The earlyMath assessment is designed to screen and monitor early numeracy skills for students in kindergarten and first grade. The development of earlyMath is based on a thorough examination of the most recent research literature and professional consultation in test development and mathematics education. Each of the subtests is aligned with National Common Core State Standards (CCSS, 2010) and three domains of number sense: (a) number, (b) relations, and (c) operations (Purpura & Lonigan, 2013; National Research Council, 2009). Early numeracy skills measured within the three domains include: naming numerals, using the mental number line, counting with one-to-one correspondence, understanding the relation between numerals and quantities, composing and decomposing numbers, basic verbal fact fluency, an understanding of place value, and knowledge of symbols in story problems.
Composite Scores for earlyMath
The best estimate of student early mathematics skill is the earlyMath composite score. The composite score is comprised of subtest scores from multiple tests administered during a universal screening period. These composite scores were developed to be optimal predictors of spring broad reading achievement in kindergarten and first grade.
The individual subtests included in the Composite were selected to assess skill in all three domains of early numeracy (i.e., Number, Relations and Operations) in each screening period, and weighted to optimize the predictive relationship between earlyMath and broad math achievement scores. Following the developmental trajectories of mathematics skills, more of an emphasis on the Number domain is seen in kindergarten, while more Operations skills are assessed in first grade. The composite scores should be interpreted first, followed by the subtest scores. A variety of patterns might be observed. Interpreting the subtest scores also provides a sense of each student's strengths and weaknesses. It is common for students to perform consistently above or below benchmark on the Composite and subtests; however, it is also possible to observe that a particular student is above benchmark on one or two subtests, but below the Composite benchmark. It is also possible for a student to be below benchmark on one or two subtests, but above the Composite benchmark. Although atypical, this phenomenon is not problematic. It occurs, in part, because a continuous score is dichotomized to indicate above or below benchmark. The recommendation is to combine the use of Composite and subtest scores in order to optimize the decision-making process. Overall, the Composite scores are the best predictors of future mathematics success.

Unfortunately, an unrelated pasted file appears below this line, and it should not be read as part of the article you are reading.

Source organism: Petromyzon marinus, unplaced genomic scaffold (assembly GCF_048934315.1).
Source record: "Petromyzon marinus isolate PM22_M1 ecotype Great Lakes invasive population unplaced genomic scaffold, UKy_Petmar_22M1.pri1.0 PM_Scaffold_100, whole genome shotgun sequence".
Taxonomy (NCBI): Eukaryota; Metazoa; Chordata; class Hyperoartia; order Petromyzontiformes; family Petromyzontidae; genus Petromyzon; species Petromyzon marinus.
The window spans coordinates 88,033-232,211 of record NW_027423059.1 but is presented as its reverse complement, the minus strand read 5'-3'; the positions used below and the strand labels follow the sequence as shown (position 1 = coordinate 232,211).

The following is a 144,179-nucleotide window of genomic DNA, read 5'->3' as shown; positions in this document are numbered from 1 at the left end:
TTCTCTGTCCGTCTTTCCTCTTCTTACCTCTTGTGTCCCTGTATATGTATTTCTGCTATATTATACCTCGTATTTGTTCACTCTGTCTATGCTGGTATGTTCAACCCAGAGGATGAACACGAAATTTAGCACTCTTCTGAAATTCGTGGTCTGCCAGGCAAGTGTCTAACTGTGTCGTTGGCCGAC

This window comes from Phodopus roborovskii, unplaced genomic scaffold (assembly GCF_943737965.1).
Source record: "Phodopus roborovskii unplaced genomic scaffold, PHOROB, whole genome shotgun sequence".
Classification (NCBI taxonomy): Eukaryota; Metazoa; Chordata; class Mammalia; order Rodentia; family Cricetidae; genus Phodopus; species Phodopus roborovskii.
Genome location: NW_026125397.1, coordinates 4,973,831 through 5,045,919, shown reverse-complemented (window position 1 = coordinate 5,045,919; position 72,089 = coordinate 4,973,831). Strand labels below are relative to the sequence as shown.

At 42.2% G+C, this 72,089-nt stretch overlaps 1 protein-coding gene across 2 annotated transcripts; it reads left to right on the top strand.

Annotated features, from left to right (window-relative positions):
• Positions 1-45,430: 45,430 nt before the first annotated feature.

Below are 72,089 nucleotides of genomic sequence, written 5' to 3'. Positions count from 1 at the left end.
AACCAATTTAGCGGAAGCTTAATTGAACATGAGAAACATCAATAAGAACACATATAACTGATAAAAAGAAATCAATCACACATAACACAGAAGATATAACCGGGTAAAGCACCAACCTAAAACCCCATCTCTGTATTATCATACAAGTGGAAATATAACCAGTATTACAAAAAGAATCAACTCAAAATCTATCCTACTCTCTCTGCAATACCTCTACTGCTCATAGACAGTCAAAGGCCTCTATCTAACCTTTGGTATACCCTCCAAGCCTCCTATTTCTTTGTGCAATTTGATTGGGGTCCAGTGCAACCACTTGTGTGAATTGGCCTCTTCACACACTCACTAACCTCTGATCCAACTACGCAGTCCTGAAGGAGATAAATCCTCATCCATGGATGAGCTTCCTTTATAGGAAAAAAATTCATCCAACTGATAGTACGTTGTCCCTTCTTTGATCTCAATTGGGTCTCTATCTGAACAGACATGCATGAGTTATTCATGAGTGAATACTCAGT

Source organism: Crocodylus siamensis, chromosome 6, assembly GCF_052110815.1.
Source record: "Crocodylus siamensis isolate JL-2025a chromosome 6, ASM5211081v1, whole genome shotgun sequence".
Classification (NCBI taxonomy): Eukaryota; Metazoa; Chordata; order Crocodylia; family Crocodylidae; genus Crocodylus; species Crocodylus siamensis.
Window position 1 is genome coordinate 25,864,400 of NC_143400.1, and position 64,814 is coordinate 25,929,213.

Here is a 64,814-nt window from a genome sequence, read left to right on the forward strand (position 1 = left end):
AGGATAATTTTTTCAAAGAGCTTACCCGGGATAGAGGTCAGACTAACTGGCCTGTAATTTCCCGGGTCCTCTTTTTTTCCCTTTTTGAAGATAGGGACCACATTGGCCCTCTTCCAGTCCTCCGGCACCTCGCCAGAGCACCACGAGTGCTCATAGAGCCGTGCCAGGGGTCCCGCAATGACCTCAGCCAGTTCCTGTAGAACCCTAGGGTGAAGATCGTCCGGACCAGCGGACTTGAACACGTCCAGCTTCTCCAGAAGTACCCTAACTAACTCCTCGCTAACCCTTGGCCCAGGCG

The composite score for kindergarten students in the fall includes Match Quantity, Numeral Identification and Number Sequence. The winter and spring composite scores include Decomposing, Numeral Identification, and Number Sequence.
The composite score for first grade students in the fall includes Numeral Identification, Number Sequence, and Decomposing. In the winter, the composite score includes Number Sequence, Decomposing and Place Value. Finally, in the spring the composite score includes Decomposing, Place Value and Story Problems.
Subtest weighting is indicated in the chart below by L (low), M (medium) and H (high).